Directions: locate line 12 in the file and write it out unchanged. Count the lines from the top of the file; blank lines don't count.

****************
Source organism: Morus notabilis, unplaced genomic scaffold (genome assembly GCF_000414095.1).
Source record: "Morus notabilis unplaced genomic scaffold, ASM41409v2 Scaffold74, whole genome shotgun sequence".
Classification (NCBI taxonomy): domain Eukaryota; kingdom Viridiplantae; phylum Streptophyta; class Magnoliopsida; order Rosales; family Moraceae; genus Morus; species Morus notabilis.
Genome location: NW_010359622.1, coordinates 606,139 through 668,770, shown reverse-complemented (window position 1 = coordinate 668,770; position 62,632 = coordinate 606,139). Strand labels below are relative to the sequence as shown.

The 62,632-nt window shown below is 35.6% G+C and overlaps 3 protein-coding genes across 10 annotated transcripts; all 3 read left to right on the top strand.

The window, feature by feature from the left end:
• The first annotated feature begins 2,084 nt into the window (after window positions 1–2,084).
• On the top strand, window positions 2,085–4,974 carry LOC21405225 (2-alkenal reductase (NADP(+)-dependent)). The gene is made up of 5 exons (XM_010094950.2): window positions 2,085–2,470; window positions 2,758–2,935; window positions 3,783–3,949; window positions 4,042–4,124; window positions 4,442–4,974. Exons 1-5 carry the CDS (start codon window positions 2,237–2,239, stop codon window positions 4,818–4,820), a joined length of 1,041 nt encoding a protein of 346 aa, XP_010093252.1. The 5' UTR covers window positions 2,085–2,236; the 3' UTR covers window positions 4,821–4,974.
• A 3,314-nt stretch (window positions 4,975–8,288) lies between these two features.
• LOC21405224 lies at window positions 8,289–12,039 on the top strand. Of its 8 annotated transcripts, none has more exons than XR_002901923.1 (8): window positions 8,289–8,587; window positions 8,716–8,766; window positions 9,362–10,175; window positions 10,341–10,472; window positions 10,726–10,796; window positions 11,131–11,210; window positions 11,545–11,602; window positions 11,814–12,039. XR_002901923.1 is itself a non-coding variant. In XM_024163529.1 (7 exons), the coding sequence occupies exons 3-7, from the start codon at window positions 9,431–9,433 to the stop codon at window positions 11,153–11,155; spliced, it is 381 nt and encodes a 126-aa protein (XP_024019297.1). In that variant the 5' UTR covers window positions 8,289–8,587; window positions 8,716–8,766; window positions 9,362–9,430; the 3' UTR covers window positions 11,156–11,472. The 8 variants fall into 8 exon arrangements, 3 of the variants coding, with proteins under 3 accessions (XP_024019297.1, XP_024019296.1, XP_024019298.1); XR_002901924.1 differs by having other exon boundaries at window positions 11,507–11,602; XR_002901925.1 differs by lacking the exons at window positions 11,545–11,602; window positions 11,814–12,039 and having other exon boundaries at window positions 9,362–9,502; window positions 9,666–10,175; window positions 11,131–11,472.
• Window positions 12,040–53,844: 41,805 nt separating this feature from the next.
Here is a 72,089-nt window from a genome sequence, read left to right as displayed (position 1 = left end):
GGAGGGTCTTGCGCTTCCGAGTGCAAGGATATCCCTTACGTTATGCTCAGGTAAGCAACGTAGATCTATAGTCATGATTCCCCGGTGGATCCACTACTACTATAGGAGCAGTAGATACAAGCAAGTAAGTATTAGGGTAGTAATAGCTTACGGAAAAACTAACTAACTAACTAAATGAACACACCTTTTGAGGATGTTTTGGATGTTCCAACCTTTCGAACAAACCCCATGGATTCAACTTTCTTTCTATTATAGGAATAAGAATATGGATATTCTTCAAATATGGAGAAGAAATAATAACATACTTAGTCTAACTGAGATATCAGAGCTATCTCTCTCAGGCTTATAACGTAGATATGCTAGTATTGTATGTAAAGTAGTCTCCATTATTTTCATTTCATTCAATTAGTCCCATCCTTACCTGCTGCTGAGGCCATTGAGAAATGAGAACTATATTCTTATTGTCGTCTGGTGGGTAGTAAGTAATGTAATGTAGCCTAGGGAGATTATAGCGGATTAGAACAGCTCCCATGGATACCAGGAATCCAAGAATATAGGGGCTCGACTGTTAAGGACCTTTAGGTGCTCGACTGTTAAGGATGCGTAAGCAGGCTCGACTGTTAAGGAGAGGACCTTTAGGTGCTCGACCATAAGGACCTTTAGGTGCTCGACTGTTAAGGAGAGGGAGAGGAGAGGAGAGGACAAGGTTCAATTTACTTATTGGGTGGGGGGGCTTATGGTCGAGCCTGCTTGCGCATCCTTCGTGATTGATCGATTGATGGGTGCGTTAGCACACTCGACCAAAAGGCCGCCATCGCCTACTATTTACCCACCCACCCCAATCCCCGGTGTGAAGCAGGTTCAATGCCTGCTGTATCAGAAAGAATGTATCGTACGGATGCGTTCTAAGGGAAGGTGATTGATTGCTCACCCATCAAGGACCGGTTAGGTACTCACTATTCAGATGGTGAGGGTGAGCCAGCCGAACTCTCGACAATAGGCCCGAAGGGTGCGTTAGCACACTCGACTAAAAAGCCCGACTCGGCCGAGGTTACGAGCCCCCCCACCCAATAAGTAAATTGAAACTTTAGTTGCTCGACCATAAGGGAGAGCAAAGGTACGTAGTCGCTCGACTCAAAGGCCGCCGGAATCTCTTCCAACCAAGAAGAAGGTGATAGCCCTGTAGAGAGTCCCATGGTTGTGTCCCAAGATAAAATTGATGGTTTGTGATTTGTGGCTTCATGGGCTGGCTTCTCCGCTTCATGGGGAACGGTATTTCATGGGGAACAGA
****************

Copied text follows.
Here is a 72,089-nt window from a genome sequence, read left to right as displayed (position 1 = left end):